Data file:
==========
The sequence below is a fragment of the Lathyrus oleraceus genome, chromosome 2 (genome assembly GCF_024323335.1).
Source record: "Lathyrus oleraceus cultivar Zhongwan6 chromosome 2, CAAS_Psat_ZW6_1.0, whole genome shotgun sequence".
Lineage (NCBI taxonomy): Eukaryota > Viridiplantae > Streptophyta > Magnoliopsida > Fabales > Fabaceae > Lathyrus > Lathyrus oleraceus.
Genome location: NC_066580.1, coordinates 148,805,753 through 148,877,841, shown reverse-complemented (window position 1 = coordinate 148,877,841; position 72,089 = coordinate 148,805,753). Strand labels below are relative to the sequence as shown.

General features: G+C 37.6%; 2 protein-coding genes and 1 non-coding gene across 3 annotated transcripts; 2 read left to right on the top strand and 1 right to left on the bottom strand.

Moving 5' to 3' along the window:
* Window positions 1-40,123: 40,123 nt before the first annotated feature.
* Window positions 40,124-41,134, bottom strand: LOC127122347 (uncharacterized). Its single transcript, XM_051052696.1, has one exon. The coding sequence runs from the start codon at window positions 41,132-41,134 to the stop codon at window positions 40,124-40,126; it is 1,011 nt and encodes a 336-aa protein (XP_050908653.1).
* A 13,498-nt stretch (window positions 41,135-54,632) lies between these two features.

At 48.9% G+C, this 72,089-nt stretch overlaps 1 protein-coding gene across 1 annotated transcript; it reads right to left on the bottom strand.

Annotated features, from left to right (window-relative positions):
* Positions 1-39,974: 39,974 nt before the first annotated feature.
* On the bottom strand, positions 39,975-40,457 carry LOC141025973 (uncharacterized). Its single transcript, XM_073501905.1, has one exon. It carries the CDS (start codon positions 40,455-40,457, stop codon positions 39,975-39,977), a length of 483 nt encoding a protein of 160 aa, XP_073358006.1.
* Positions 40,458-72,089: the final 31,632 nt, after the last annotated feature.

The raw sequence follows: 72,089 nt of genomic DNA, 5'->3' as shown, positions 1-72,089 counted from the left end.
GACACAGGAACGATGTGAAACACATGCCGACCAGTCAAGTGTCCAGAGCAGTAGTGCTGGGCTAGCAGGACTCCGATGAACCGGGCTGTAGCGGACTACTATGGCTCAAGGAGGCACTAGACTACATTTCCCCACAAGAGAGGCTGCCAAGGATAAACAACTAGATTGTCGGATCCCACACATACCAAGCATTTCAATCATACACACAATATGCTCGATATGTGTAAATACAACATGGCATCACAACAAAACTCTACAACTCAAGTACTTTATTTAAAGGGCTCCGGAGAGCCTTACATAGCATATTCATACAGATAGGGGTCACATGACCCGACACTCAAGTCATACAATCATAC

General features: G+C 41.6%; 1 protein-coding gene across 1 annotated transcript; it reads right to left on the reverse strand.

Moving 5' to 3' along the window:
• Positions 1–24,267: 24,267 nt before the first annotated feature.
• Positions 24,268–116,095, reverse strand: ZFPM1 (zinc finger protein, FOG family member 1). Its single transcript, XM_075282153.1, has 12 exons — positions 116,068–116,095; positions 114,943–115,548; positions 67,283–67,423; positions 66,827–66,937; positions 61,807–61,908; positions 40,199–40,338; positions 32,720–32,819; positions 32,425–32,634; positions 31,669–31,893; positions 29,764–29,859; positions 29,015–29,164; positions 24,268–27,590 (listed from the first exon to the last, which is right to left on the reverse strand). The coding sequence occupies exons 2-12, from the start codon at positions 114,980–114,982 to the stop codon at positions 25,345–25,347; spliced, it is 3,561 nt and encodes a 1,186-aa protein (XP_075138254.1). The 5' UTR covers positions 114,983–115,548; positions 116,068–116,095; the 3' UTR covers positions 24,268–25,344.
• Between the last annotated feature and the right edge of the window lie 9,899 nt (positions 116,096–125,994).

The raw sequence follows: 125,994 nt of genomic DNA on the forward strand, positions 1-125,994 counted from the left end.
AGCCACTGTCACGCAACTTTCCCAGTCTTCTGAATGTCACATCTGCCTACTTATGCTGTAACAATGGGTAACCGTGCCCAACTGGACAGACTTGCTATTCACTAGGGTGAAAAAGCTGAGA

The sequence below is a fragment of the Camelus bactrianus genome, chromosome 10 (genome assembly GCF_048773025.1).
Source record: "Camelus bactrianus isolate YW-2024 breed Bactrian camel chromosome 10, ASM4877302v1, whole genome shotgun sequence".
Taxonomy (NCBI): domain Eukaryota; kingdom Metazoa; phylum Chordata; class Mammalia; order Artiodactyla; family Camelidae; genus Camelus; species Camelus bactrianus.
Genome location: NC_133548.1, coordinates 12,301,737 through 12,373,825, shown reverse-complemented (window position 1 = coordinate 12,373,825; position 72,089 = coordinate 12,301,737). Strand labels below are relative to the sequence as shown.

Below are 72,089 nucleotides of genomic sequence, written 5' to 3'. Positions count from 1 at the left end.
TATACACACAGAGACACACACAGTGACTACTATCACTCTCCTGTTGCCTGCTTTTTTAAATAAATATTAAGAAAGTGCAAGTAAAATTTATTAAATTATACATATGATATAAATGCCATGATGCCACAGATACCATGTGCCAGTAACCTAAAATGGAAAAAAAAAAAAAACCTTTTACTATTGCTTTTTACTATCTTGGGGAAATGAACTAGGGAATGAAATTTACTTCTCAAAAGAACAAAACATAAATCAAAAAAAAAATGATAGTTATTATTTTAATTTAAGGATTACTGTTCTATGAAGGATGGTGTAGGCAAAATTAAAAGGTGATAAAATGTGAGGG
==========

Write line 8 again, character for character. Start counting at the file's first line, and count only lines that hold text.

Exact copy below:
* Window positions 40,124-41,134, bottom strand: LOC127122347 (uncharacterized). Its single transcript, XM_051052696.1, has one exon. The coding sequence runs from the start codon at window positions 41,132-41,134 to the stop codon at window positions 40,124-40,126; it is 1,011 nt and encodes a 336-aa protein (XP_050908653.1).